In my bid to conserve resources, I have gone back to something I remember from my childhood. I put up a clothesline in the backyard. At the big orange box store I was able to find the hardware needed for less than $10.
And there is one thing I have learned from this experience - it's not for everybody. I never knew (or did not remember) that drying clothes outside makes them crunchy. When I dry my jeans, they can almost stand up on their own. It's like a hard-core starching. When I dry towels, it feels like they are going to break when I fold them. Even my underwear starts to feel like the dried leather chamois I used for drying my high school car. (Dang those French phonetics - it should be "shammy"!)
My wife does not like it, and I do not blame her a bit. Who wants to dry off with a scuff pad? Who wants wearing pants to be a form of resitance training? Who wants their nether regions to be swaddled in sandpaper?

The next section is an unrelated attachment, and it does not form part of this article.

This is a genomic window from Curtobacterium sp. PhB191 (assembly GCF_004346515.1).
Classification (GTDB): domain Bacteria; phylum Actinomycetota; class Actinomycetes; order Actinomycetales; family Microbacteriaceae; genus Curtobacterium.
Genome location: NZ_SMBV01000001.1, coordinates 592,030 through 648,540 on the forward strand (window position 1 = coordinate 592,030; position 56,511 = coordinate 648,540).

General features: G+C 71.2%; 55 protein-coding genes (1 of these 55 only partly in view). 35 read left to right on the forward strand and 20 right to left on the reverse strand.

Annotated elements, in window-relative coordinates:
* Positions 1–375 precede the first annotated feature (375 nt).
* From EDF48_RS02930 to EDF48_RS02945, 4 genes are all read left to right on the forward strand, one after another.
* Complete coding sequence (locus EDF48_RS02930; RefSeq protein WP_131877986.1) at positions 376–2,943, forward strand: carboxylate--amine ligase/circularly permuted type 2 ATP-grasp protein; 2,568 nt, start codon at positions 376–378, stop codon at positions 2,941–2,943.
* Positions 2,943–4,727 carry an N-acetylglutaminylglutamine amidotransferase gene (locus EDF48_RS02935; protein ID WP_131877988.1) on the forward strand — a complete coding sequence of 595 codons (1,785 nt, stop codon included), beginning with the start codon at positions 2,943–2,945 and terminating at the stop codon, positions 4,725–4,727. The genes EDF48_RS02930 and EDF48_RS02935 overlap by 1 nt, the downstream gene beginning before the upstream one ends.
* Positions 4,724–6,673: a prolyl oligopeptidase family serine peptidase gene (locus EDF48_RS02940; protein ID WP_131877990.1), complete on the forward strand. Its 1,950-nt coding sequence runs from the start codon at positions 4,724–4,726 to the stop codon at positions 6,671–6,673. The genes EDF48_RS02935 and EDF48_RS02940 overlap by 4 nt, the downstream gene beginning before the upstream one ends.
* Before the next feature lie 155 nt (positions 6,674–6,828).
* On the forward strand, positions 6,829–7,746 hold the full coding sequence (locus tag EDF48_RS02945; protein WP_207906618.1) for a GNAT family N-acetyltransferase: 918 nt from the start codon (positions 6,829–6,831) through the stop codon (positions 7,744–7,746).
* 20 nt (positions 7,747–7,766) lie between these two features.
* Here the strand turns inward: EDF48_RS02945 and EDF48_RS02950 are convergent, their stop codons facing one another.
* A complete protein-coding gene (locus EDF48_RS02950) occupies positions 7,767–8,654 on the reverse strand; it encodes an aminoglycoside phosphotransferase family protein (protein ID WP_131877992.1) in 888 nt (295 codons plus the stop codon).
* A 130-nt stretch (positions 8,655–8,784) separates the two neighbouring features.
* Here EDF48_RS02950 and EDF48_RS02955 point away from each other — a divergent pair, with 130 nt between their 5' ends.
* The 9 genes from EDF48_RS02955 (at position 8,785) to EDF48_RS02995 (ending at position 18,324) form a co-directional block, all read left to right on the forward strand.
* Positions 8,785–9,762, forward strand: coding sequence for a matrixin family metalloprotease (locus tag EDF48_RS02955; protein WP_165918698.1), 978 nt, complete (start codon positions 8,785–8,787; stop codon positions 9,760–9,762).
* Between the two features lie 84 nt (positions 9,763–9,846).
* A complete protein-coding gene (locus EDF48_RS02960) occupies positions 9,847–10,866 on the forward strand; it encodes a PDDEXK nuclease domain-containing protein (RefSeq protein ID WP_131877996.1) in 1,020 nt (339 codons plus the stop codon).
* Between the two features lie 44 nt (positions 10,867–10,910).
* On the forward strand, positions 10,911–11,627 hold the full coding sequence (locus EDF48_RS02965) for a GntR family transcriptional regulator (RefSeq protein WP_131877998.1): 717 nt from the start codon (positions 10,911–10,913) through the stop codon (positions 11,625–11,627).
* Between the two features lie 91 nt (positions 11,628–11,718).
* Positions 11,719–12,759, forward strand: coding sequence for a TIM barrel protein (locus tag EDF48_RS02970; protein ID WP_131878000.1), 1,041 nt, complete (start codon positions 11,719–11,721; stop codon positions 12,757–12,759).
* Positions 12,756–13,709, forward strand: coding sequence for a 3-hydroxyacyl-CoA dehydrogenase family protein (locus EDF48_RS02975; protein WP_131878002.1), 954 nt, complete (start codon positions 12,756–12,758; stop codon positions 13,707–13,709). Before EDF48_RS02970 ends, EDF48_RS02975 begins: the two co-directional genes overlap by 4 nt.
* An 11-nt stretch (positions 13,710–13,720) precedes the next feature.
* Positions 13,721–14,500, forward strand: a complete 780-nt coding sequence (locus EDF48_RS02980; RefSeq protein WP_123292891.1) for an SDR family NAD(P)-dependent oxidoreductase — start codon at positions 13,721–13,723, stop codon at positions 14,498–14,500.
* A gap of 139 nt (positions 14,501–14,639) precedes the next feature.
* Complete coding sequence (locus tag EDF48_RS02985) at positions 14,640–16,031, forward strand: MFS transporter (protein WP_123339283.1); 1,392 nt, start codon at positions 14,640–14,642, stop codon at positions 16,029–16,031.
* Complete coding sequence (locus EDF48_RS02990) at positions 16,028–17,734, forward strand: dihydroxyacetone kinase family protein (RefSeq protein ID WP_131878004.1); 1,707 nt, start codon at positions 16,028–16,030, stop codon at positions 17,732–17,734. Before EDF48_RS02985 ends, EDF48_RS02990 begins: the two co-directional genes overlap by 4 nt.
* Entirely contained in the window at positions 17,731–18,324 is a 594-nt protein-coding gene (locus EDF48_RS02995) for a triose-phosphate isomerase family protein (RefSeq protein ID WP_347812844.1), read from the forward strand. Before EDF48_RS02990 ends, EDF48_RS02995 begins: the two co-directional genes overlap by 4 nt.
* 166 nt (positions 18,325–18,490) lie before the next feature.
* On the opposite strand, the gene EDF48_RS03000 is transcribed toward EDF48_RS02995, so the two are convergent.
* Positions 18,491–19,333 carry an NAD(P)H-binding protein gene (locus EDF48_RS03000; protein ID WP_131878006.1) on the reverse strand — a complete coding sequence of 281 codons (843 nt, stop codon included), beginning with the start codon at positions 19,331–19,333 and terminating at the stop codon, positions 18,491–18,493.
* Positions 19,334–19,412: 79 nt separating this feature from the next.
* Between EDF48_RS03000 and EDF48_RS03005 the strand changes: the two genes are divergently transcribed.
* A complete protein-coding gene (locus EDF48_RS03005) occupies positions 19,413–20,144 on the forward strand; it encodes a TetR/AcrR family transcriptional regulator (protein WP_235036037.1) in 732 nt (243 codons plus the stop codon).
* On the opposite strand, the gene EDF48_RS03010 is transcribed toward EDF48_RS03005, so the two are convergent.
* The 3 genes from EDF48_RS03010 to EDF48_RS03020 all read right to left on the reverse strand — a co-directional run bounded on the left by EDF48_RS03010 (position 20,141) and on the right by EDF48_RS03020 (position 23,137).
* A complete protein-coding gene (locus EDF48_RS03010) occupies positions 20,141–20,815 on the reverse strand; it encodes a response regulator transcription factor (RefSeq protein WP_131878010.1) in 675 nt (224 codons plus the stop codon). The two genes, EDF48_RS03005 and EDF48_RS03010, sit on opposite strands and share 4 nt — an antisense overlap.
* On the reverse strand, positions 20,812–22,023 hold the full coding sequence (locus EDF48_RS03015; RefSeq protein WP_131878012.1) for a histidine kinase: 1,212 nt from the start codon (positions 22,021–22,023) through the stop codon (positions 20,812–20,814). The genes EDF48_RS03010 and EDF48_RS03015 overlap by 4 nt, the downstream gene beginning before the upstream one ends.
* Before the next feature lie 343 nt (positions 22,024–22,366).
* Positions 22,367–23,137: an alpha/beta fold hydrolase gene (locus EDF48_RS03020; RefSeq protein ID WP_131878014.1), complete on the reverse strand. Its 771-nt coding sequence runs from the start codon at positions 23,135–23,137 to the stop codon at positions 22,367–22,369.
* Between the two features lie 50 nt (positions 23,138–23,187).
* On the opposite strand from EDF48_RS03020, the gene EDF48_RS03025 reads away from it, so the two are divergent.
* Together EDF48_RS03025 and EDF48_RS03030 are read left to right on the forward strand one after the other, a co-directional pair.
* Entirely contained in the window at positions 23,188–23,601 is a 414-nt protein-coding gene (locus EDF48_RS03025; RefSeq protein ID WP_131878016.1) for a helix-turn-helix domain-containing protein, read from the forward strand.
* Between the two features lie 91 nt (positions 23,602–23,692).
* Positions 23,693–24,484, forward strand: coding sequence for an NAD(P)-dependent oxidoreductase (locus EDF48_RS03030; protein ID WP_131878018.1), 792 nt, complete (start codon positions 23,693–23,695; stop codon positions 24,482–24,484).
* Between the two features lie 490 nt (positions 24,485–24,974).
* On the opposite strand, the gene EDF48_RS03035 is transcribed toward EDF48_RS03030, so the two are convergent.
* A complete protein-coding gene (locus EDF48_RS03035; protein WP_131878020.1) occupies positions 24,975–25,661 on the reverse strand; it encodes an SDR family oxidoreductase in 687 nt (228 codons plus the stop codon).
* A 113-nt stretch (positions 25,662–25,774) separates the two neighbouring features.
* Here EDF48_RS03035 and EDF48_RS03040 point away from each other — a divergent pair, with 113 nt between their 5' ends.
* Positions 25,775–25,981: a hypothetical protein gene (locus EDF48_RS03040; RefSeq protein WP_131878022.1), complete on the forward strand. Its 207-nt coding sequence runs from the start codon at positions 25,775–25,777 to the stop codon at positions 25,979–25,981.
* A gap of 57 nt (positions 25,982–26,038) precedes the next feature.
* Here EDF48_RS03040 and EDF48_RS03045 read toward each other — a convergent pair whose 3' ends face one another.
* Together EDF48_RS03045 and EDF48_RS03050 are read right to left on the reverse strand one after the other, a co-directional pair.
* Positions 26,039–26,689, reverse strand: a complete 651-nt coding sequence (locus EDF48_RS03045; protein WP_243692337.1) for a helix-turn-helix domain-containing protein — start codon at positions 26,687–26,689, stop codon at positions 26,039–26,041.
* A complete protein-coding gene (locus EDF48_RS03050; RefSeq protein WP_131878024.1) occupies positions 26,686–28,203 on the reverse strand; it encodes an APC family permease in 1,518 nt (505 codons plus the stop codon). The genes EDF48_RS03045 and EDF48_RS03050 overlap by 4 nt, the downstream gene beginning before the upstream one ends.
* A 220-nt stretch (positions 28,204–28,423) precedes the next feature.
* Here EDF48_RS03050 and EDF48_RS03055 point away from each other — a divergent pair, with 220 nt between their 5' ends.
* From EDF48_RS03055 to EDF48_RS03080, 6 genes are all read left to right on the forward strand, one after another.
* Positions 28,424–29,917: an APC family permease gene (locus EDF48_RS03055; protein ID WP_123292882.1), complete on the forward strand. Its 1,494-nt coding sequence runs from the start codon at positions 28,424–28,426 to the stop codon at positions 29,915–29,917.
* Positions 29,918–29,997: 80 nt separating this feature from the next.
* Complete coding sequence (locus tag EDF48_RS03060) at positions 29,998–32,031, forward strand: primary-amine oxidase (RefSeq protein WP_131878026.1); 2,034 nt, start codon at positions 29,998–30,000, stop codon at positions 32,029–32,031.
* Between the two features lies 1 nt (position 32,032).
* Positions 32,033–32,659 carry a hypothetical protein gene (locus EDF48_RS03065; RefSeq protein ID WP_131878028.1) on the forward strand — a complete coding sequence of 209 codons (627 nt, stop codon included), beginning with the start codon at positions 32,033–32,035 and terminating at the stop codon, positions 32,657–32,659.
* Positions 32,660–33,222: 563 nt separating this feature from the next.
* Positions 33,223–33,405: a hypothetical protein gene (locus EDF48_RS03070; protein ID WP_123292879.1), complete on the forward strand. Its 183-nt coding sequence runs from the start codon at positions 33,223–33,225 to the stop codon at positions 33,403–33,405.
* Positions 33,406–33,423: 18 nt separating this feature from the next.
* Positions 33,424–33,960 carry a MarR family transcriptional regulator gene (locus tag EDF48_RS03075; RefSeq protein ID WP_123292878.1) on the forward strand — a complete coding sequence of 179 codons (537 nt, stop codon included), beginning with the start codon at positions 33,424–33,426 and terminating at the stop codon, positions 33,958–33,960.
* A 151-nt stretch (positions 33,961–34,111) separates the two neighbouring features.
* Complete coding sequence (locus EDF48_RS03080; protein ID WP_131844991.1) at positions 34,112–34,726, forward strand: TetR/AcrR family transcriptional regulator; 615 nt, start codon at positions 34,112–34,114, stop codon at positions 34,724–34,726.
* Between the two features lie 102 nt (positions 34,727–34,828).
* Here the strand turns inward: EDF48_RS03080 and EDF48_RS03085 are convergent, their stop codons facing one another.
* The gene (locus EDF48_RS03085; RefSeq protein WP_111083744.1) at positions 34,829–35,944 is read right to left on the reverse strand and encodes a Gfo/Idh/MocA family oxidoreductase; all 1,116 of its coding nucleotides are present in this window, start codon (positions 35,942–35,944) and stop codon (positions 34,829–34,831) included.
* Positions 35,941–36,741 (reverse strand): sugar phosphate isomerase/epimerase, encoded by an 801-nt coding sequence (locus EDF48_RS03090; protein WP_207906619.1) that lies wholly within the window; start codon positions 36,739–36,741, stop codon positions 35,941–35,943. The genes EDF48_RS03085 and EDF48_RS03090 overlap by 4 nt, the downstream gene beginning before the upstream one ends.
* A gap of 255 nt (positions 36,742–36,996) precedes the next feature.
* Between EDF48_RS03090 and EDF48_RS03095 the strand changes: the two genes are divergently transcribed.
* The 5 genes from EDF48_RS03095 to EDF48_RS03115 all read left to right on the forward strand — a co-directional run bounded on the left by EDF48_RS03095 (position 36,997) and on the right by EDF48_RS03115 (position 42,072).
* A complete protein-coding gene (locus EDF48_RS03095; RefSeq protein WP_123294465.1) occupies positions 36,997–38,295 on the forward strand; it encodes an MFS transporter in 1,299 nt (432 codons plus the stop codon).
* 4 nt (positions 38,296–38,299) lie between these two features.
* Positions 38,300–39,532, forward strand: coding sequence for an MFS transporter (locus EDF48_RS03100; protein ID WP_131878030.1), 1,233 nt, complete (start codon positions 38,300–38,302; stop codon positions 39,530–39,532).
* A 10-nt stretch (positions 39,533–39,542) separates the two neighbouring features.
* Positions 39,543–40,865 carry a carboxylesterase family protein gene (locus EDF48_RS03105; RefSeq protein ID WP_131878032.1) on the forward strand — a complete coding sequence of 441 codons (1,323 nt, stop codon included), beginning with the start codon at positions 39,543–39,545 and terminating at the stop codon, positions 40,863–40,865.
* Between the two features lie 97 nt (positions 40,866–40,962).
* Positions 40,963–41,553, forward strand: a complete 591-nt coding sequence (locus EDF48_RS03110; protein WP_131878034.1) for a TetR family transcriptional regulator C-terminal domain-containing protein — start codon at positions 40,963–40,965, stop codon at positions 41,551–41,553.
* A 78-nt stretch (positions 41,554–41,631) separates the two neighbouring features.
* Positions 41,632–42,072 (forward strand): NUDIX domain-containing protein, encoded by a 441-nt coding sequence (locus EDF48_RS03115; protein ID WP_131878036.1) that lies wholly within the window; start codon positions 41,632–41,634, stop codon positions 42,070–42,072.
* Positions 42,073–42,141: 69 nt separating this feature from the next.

Apparently, I do.
As I walk stiff-legged down the street, I bask in the green-ness of my choice. One less 60-90 minute drying session at 220 volts. Less energy consumed from Lubbock's less-than green utility provider. And, I get some good out of the triple-digit heat and lack of humidity that defines life on the South Plains. As I exfoliate with a bath towel, I luxuriate in the knowledge that my dryer is both solar and wind powered, but we did not have to refinance the house to pay for it or fight the city council/zoning commission/local utility board for the right to put up a grid-tied solar system or install a wind generator. (Both are illegal in Lubbock at this point.)
And all these crunchy clothes make me feel a little more manly than a pasty and round middle-aged guy would normally feel. Surely John Wayne had a mesquite tree instead of a dryer...
May you have a wonderful day and chafe-free clothing!